Hale Nani COVID cluster rises to 12, contained in one unit

Coronavirus

HONOLULU (KHON2) — There are seven new COVID cases at Hale Nani Rehabilitation and Nursing Center, bringing the total to 12, seven residents and five workers. The doctor in charge of the testing says the infection is confined to one unit.

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Dr. Scott Miscovich says results from all residents have come in so that number will not be going up. But more testing will be done for both residents and workers to make sure the whole facility is free of the virus.

The state’s largest skilled nursing facility just underwent a massive testing process of 247 residents and several hundred workers. The result, six residents and four workers tested positive in the last two days. There were two others from previous days.

“All seven of those residents are in the same wing of the same floor so there is no broad widespread disease throughout the facility,” said Miscovich.

A statement from the company that owns nursing center says five residents are at the hospital. Miscovich says two of them were sent as a precautionary measure and are in stable condition. The others isolated at Hale Nani aren’t showing any symptoms.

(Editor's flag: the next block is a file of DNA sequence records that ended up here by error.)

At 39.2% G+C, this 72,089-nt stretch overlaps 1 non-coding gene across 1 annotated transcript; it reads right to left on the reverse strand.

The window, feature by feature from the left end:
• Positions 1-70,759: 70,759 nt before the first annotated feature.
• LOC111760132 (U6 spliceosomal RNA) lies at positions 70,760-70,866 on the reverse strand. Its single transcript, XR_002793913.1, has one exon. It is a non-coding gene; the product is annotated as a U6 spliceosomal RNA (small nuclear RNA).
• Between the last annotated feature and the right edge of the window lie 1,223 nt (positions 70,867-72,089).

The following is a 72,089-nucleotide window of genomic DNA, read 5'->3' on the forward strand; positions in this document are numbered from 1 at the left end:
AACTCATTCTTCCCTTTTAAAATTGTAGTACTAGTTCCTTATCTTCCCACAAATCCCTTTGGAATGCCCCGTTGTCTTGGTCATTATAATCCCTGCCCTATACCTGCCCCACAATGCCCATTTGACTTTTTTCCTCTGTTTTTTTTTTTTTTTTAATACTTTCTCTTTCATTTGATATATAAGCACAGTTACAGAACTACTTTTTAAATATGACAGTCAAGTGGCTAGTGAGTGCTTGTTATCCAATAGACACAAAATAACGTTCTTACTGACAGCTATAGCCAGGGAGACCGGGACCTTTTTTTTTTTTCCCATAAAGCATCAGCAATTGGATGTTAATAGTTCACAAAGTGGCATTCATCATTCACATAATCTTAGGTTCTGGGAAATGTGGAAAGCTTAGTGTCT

“You wouldn’t think anything was wrong with them, they’re just completely normal, asymptomatic. But they will be monitored closely,” he said.

Health officials say residents in nursing homes have the highest fatality rate in the country. So extra precautions are being taken to keep them safe. Miscovich says all residents will be aggressively screened for any symptoms.

“If they even have any fatigue or any change of mental status, or are they sleeping too much, we’re retesting them. We’re not gonna take any chances,” he said.

Workers in the unit where the infection occurred are also confined to that area, with everyone wearing personal protective equipment. He says those who tested positive will be tested again on Saturday. And the whole staff and all residents will also be tested next week.

“The way you manage a cluster is you need to go two consecutive weeks with zero new cases,” said Miscovich.

And because nursing home residents are so vulnerable, he says testing at all facilities should be done regularly, even before any cases are reported.

“At this stage, it should be a minimum of monthly. And then as we go into the opening of tourism, we should start thinking about our frontline tourism workers,” he said.

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